All The Facts You Need To Avoid Heartache. No 2: ASTHMA
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What is it?

Asthma is a lung disease which affects an estimated 100 million people worldwide. A lot is known about common triggers for attacks, and there are many effective treatments, but the causes are still unknown.

Cases have more than trebled in the past 10 years and the majority of those are among the very young. One in seven children in the UK is now asthmatic.


Shortness of breath, wheezing and coughing in varying degrees of severity. If you think you or your child is asthmatic, your GP will run a series of simple breathing tests to measure your lung-capacity and help you work out a personal treatment programme.

During an asthma attack, the muscles surrounding the airways swell up and your lungs produce excess mucus which clogs the passages and reduces your ability to breath. In a small child, the accompanying panic can add to the problem so try and keep them calm while you administer their inhaler or call for help.

Triggers for Asthma

Respiratory Infections: Colds and flu are the most common trigger.

Irritants: Pollution, smoke, car fumes, perfumes, chemicals, aerosols, etc.

Allergens: Dust mites, moulds, pollen, animal hair, feathers, dry skin of pets. Some asthmatics are sensitive to certain foods and drugs. Recent research has shown that royal jelly can cause serious side effects in asthmatics.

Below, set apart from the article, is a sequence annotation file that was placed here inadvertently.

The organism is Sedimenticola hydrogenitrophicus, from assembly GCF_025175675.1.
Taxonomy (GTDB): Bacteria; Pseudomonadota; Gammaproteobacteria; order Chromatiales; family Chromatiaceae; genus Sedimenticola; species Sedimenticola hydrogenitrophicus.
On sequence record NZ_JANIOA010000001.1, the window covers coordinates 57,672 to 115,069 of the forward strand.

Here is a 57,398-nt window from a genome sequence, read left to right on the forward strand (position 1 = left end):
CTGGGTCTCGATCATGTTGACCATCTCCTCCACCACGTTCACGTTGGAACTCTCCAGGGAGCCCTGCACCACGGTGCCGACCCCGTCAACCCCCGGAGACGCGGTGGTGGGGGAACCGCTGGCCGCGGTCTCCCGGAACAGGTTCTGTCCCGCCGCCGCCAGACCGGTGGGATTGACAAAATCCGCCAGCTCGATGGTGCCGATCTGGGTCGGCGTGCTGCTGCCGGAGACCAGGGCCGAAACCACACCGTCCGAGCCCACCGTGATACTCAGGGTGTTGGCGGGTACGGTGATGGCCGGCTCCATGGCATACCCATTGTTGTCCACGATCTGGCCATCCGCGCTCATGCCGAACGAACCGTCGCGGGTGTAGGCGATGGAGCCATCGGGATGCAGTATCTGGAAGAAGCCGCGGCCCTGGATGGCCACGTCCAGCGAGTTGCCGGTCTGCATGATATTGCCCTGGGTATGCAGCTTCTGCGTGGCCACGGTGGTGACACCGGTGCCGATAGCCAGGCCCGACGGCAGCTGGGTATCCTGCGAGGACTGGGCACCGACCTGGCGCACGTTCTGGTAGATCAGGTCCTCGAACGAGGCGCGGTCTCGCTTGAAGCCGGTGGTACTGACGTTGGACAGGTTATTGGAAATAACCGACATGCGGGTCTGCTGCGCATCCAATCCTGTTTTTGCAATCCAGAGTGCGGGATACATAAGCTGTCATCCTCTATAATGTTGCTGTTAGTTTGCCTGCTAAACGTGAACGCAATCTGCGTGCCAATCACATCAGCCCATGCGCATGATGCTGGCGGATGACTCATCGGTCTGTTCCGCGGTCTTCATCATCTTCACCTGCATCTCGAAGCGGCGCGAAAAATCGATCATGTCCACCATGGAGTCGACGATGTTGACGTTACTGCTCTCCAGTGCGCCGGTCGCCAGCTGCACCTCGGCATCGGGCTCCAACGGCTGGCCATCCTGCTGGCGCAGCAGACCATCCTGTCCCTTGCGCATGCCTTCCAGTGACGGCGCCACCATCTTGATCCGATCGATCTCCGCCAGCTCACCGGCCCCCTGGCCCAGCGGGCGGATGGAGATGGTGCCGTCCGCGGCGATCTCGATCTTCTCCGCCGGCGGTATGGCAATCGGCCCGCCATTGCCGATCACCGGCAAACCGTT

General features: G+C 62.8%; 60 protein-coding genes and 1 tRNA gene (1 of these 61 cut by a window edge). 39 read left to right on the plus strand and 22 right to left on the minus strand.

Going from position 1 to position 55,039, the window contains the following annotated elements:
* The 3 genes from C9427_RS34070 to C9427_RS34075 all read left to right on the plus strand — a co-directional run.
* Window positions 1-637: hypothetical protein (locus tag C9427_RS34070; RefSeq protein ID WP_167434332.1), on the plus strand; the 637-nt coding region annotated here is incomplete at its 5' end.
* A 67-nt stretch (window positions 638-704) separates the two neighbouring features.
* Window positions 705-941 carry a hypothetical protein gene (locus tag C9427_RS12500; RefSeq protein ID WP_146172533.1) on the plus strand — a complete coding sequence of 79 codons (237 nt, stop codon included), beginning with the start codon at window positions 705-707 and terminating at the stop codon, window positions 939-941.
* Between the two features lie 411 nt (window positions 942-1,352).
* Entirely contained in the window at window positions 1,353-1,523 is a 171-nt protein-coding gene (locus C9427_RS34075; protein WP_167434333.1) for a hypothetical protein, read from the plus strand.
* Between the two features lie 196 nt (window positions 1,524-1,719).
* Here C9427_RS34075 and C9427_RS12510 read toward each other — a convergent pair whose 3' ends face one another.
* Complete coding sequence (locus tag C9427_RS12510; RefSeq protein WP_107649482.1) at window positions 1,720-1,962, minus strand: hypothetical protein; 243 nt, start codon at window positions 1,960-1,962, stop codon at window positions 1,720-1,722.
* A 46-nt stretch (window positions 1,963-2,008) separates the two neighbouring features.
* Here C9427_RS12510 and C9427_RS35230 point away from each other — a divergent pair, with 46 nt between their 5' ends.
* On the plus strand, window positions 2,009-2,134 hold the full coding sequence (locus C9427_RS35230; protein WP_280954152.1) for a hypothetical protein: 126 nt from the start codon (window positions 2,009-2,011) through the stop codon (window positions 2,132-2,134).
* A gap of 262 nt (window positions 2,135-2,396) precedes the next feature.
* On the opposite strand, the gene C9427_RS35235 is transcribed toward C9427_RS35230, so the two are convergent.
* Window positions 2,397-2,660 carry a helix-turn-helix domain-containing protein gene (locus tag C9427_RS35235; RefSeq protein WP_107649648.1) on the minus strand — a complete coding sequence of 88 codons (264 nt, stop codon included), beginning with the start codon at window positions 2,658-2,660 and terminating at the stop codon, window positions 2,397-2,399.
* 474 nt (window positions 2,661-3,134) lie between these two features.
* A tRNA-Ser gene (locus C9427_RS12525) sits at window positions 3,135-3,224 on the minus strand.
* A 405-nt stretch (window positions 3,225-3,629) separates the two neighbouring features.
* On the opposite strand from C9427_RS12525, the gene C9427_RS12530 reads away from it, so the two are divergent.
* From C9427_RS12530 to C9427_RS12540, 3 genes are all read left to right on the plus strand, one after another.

Weather: Cold air, hot smoggy days, or sudden changes in air temperature.

Exercise: Strenuous exercise, especially in a dry environment.

Intense emotion: Laughing, emotional stress, fear, fatigue, panic etc.

Hormones: Pregnancy can make asthma more severe or bring it on for the first time.


Preventative inhalers are used daily to prevent inflammation and blockage of the airways. They generally offer no relief once an attack has begun. Relief inhalers dilate or open the airways to give immediate relief once an asthmatic feels short of breath.

Two new treatments for asthma have just been launched. They come in tablet form. However they have not been around very long and are being prescribed in addition to existing medication.

Complementary treatments allow asthmatics to feel they are doing something constructive. Breathing techniques such as the Buteyko method or yoga will help an asthmatic control their breathing while also reducing stress.

Homeopaths have had some success with administering tiny doses of allergens to patients so that they build up their natural immunity and certain herbal medicines such as ginkgo bilboa and tylophora asthmatica may help. However, consult your GP first and keep these treatments "complementary".

What you can do if you have asthma

Bed covers, sheets blankets and pillow cases should be washed frequently

Buy foam rather than feather pillows and duvets which can be machine washed

Avoid damp as it encourages the growth of fungus, moulds and mites.

Avoid being around when the lawn is being cut

Don't keep pets

Avoid smoky environments

Drink plenty of water

Take regular exercise

Dept of Environment Pollution Helpline: 0800 556677

Asthma Helpline: 0345 010203

Teletext page 106; Ceefax pages 410-417

Women Unlimited - The Directory for Life is published by Penguin at pounds 9.99